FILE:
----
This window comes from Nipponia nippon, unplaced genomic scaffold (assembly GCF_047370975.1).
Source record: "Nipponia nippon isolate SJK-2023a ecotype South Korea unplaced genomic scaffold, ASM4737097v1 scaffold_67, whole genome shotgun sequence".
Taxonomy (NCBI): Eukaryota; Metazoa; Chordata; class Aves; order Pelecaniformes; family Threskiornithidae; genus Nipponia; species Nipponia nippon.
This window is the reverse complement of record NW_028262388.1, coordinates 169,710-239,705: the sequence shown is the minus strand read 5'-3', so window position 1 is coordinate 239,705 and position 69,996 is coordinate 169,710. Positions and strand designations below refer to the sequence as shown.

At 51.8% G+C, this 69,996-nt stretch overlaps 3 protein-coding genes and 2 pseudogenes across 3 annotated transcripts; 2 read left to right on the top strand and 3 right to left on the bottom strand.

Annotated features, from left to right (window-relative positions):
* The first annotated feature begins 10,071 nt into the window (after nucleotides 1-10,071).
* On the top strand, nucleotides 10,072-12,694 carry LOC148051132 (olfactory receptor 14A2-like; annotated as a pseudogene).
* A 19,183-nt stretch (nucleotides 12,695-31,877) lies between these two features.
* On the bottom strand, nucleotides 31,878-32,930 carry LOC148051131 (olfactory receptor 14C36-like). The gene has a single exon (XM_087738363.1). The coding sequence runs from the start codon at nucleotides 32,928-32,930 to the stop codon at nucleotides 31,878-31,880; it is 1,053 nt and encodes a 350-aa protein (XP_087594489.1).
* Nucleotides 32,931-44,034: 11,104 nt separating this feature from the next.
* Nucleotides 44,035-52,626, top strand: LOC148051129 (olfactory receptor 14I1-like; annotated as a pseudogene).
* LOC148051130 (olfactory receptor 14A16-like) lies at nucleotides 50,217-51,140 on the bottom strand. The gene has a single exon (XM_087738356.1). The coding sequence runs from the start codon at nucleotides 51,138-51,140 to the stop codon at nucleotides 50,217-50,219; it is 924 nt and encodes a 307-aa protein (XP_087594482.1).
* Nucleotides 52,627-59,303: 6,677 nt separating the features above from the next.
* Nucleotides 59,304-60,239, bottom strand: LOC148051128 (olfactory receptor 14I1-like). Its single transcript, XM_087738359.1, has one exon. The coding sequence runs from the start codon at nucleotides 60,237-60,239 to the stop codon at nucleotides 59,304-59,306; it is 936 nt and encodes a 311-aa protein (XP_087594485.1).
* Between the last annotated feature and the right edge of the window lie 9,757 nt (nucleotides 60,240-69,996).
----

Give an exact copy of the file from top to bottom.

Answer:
This window comes from Nipponia nippon, unplaced genomic scaffold (assembly GCF_047370975.1).
Source record: "Nipponia nippon isolate SJK-2023a ecotype South Korea unplaced genomic scaffold, ASM4737097v1 scaffold_67, whole genome shotgun sequence".
Taxonomy (NCBI): Eukaryota; Metazoa; Chordata; class Aves; order Pelecaniformes; family Threskiornithidae; genus Nipponia; species Nipponia nippon.
This window is the reverse complement of record NW_028262388.1, coordinates 169,710-239,705: the sequence shown is the minus strand read 5'-3', so window position 1 is coordinate 239,705 and position 69,996 is coordinate 169,710. Positions and strand designations below refer to the sequence as shown.

At 51.8% G+C, this 69,996-nt stretch overlaps 3 protein-coding genes and 2 pseudogenes across 3 annotated transcripts; 2 read left to right on the top strand and 3 right to left on the bottom strand.

Annotated features, from left to right (window-relative positions):
* The first annotated feature begins 10,071 nt into the window (after nucleotides 1-10,071).
* On the top strand, nucleotides 10,072-12,694 carry LOC148051132 (olfactory receptor 14A2-like; annotated as a pseudogene).
* A 19,183-nt stretch (nucleotides 12,695-31,877) lies between these two features.
* On the bottom strand, nucleotides 31,878-32,930 carry LOC148051131 (olfactory receptor 14C36-like). The gene has a single exon (XM_087738363.1). The coding sequence runs from the start codon at nucleotides 32,928-32,930 to the stop codon at nucleotides 31,878-31,880; it is 1,053 nt and encodes a 350-aa protein (XP_087594489.1).
* Nucleotides 32,931-44,034: 11,104 nt separating this feature from the next.
* Nucleotides 44,035-52,626, top strand: LOC148051129 (olfactory receptor 14I1-like; annotated as a pseudogene).
* LOC148051130 (olfactory receptor 14A16-like) lies at nucleotides 50,217-51,140 on the bottom strand. The gene has a single exon (XM_087738356.1). The coding sequence runs from the start codon at nucleotides 51,138-51,140 to the stop codon at nucleotides 50,217-50,219; it is 924 nt and encodes a 307-aa protein (XP_087594482.1).
* Nucleotides 52,627-59,303: 6,677 nt separating the features above from the next.
* Nucleotides 59,304-60,239, bottom strand: LOC148051128 (olfactory receptor 14I1-like). Its single transcript, XM_087738359.1, has one exon. The coding sequence runs from the start codon at nucleotides 60,237-60,239 to the stop codon at nucleotides 59,304-59,306; it is 936 nt and encodes a 311-aa protein (XP_087594485.1).
* Between the last annotated feature and the right edge of the window lie 9,757 nt (nucleotides 60,240-69,996).